Hybrid social learning in human-algorithm cultural transmission

Publication/Creation Date
May 23 2022
Max Planck Institute For Human Development (contributor)
Levin Brinkmann (creator)
Deniz Gezerli (creator)
Kira Von Kleist (creator)
Thomas Franz Müller (creator)
Iyad Rahwan (creator)
Niccolo Pescetelli (creator)
Media Type
Journal Article
Persuasive Intent

Humans are impressive social learners. Researchers of cultural evolution have studied the many biases shaping cultural transmission by selecting who we copy from and what we copy. One hypothesis is that with the advent of superhuman algorithms a hybrid type of cultural transmission, namely from algorithms to humans, may have long-lasting effects on human culture. We suggest that algorithms might show (either by learning or by design) different behaviours, biases and problem-solving abilities than their human counterparts. In turn, algorithmic-human hybrid problem solving could foster better decisions in environments where diversity in problem-solving strategies is beneficial. This study asks whether algorithms with complementary biases to humans can boost performance in a carefully controlled planning task, and whether humans further transmit algorithmic behaviours to other humans. We conducted a large behavioural study and an agent-based simulation to test the performance of transmission chains with human and algorithmic players. We show that the algorithm boosts the performance of immediately following participants but this gain is quickly lost for participants further down the chain. Our findings suggest that algorithms can improve performance, but human bias may hinder algorithmic solutions from being preserved.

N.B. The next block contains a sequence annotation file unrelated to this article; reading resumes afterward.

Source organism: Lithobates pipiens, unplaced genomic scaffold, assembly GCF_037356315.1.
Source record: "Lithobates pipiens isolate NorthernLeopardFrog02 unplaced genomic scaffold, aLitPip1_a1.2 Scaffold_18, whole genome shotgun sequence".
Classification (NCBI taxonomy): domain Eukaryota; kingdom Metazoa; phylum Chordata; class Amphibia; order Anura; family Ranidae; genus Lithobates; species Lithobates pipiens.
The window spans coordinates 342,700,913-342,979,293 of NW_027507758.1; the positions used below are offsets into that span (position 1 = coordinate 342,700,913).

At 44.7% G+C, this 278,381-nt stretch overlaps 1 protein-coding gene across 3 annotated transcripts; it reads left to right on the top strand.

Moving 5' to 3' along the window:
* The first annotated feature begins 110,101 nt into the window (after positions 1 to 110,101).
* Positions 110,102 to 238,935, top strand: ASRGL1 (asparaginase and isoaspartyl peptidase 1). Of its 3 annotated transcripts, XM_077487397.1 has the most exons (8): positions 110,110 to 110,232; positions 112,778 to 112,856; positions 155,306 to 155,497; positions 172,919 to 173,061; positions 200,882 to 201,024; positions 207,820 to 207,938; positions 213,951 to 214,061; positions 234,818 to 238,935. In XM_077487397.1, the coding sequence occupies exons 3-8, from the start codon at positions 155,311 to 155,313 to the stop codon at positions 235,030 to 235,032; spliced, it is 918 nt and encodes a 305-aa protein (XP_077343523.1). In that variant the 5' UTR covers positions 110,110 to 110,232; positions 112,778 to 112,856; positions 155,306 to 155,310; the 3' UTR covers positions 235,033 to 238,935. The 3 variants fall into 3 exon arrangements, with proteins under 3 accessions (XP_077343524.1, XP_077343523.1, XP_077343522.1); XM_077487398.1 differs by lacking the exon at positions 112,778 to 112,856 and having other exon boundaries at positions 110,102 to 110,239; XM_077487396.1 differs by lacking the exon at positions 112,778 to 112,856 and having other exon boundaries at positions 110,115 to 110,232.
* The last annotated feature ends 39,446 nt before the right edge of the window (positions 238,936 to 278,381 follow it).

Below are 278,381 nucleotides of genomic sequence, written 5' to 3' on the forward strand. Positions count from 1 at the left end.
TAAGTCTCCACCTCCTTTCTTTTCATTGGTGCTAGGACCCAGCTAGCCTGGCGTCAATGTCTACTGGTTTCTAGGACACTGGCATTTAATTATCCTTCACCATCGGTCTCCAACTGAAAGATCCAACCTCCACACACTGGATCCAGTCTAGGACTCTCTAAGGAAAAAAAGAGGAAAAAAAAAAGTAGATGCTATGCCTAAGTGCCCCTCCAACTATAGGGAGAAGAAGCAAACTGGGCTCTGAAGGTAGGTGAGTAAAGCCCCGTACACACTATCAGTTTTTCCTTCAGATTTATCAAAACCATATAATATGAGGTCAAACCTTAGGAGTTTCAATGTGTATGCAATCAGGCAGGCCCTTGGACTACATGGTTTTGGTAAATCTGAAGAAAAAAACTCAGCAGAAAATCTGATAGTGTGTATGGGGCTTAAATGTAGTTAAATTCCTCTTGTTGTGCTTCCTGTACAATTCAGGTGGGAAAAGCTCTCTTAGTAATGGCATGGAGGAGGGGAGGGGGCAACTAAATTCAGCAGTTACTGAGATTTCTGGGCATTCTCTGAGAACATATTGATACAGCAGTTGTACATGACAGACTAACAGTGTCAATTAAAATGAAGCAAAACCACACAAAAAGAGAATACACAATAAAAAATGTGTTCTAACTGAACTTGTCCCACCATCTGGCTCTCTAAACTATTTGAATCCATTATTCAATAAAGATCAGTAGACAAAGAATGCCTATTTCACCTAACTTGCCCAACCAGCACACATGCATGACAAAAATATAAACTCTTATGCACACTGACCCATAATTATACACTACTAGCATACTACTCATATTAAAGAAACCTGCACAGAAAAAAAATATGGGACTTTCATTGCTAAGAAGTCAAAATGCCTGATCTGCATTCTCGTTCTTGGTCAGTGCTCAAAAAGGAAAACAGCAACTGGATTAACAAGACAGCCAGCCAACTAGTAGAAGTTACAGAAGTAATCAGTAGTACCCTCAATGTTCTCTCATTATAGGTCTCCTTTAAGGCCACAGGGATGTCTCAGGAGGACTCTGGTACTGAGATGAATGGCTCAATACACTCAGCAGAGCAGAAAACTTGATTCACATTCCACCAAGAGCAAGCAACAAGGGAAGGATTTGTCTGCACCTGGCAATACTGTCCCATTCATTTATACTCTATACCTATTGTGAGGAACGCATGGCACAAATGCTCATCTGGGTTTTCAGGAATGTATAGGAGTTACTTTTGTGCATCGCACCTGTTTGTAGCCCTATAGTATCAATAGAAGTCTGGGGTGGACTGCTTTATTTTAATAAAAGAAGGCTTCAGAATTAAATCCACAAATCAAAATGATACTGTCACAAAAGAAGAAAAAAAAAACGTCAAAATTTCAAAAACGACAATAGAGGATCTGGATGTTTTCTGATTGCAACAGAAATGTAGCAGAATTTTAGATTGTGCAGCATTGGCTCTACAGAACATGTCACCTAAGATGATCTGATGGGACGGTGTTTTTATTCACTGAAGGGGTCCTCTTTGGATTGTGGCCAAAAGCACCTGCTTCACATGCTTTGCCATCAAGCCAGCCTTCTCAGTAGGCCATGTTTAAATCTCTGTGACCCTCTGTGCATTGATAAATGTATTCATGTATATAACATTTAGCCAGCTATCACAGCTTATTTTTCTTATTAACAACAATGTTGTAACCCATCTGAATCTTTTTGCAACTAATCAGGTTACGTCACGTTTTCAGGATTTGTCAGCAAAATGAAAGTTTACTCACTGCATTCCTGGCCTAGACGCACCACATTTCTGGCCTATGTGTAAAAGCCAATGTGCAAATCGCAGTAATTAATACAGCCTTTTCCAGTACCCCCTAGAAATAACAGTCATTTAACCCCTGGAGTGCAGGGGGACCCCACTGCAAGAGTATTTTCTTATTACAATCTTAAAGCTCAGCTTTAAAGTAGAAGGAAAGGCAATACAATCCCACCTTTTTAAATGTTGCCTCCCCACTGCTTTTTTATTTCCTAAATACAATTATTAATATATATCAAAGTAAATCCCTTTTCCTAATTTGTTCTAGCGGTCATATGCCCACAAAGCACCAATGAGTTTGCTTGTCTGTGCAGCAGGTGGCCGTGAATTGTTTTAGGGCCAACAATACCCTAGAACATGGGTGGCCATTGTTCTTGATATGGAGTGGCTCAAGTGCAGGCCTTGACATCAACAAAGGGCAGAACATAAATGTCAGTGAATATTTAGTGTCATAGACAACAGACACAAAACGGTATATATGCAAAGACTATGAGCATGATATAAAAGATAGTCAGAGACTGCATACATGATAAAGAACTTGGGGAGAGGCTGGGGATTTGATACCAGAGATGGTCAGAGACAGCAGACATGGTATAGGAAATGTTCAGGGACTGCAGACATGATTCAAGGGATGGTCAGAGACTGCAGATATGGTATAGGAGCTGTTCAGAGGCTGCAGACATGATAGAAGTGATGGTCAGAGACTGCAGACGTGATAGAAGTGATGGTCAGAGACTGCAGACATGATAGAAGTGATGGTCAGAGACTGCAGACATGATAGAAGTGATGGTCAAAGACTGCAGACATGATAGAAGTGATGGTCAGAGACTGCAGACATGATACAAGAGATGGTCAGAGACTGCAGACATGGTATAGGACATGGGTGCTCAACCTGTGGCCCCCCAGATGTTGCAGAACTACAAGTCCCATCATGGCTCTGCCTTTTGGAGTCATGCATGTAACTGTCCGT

HCI Platform
Marketing Keywords
DeepMind AlphaGO

Date archived
May 27 2022
Last edited
May 27 2022
How to cite this entry
Levin Brinkmann, Deniz Gezerli, Kira Von Kleist, Thomas Franz Müller, Iyad Rahwan, Niccolo Pescetelli. (May 23 2022). "Hybrid social learning in human-algorithm cultural transmission". Philosophical Transactions of the Royal Society A. The Royal Society. Fabric of Digital Life. https://fabricofdigitallife.com/Detail/objects/5767